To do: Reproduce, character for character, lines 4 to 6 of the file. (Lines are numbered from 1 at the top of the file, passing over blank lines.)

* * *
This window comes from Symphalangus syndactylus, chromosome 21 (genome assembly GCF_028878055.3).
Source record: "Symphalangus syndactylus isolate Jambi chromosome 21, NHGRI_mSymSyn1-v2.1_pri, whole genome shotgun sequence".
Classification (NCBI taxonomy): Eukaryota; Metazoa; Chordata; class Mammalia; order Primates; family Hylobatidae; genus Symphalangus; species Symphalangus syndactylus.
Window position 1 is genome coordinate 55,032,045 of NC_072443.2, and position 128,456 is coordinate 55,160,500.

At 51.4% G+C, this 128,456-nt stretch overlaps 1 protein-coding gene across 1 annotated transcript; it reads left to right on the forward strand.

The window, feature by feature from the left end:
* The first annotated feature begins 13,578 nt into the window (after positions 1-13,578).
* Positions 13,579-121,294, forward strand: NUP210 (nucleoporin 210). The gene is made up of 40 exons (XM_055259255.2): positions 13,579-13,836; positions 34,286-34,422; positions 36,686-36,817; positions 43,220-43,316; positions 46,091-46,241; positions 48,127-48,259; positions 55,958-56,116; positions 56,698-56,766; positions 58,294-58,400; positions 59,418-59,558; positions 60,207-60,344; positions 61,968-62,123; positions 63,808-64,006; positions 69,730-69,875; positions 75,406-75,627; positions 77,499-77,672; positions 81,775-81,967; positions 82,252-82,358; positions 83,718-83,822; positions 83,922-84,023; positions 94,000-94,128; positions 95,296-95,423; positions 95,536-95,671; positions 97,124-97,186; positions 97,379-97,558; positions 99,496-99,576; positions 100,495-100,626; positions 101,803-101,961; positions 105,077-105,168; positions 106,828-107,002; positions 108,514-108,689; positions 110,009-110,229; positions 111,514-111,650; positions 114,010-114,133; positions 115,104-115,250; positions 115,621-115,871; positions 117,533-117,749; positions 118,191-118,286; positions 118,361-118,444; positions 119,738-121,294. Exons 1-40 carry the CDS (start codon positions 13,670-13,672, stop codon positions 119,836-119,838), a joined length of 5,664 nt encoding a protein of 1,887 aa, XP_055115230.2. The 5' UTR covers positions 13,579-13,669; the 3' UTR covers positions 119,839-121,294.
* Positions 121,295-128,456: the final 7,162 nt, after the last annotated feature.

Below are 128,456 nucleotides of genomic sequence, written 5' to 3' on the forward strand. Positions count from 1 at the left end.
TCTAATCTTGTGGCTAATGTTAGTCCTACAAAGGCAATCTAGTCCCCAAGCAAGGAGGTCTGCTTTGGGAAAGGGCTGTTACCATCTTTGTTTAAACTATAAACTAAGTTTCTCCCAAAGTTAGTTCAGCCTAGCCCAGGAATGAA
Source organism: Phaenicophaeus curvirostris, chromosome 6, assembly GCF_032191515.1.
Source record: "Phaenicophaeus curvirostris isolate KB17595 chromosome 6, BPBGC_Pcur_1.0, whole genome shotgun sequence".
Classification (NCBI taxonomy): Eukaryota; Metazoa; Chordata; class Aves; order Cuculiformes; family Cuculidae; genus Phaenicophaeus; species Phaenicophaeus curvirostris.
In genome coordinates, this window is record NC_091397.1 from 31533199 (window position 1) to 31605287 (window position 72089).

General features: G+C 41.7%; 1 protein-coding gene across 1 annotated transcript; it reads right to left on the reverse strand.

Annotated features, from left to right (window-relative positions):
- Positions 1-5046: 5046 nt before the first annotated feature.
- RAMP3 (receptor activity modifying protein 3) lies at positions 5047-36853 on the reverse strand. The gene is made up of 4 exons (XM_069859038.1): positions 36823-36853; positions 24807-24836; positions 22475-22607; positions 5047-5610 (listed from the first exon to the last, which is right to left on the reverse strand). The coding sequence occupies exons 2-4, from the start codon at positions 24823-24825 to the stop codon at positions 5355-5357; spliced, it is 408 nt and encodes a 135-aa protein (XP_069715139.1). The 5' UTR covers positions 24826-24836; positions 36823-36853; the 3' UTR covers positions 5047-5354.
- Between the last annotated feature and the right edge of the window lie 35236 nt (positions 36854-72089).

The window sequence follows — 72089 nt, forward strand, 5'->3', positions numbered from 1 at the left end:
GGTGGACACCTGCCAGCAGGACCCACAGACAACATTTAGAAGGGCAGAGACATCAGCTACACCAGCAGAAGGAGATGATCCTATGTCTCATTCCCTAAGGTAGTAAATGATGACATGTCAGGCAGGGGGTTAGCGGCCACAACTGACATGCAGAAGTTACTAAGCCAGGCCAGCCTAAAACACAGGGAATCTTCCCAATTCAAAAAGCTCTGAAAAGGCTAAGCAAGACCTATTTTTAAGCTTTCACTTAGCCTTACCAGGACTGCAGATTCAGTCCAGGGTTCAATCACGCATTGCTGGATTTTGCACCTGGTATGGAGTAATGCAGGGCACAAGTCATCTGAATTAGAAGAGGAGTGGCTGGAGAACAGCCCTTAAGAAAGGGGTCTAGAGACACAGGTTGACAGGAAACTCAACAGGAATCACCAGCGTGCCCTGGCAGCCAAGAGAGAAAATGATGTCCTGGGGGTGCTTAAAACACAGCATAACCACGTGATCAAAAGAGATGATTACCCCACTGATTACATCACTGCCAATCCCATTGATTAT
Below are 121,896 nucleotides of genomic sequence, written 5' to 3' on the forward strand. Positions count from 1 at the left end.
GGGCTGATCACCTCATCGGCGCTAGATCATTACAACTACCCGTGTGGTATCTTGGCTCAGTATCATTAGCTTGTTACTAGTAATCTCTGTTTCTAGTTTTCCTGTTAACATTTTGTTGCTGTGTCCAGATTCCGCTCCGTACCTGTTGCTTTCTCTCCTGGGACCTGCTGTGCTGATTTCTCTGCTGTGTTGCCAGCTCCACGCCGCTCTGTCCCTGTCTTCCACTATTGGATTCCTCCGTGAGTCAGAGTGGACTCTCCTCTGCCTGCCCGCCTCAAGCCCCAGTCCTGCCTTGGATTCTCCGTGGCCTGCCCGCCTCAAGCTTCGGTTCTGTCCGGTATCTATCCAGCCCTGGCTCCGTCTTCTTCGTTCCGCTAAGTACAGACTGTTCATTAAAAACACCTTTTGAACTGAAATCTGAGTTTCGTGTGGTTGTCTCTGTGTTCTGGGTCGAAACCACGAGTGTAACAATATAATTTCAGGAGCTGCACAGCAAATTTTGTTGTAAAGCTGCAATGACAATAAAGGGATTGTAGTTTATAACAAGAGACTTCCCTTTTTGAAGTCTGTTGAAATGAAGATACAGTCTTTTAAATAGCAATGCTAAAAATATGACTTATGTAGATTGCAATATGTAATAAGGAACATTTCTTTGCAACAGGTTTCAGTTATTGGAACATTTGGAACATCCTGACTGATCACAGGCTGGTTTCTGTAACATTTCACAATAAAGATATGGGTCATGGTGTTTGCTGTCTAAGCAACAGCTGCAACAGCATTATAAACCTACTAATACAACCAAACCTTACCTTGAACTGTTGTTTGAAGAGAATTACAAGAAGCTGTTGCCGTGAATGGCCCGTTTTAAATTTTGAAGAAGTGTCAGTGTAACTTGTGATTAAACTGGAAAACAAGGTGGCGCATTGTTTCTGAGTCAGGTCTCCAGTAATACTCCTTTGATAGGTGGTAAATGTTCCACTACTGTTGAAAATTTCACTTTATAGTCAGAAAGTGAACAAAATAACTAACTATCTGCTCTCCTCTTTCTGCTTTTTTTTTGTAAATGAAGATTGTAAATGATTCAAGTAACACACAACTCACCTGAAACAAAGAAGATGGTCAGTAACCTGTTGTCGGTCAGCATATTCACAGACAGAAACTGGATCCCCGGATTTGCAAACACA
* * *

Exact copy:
Window position 1 is genome coordinate 55,032,045 of NC_072443.2, and position 128,456 is coordinate 55,160,500.

At 51.4% G+C, this 128,456-nt stretch overlaps 1 protein-coding gene across 1 annotated transcript; it reads left to right on the forward strand.

The window, feature by feature from the left end: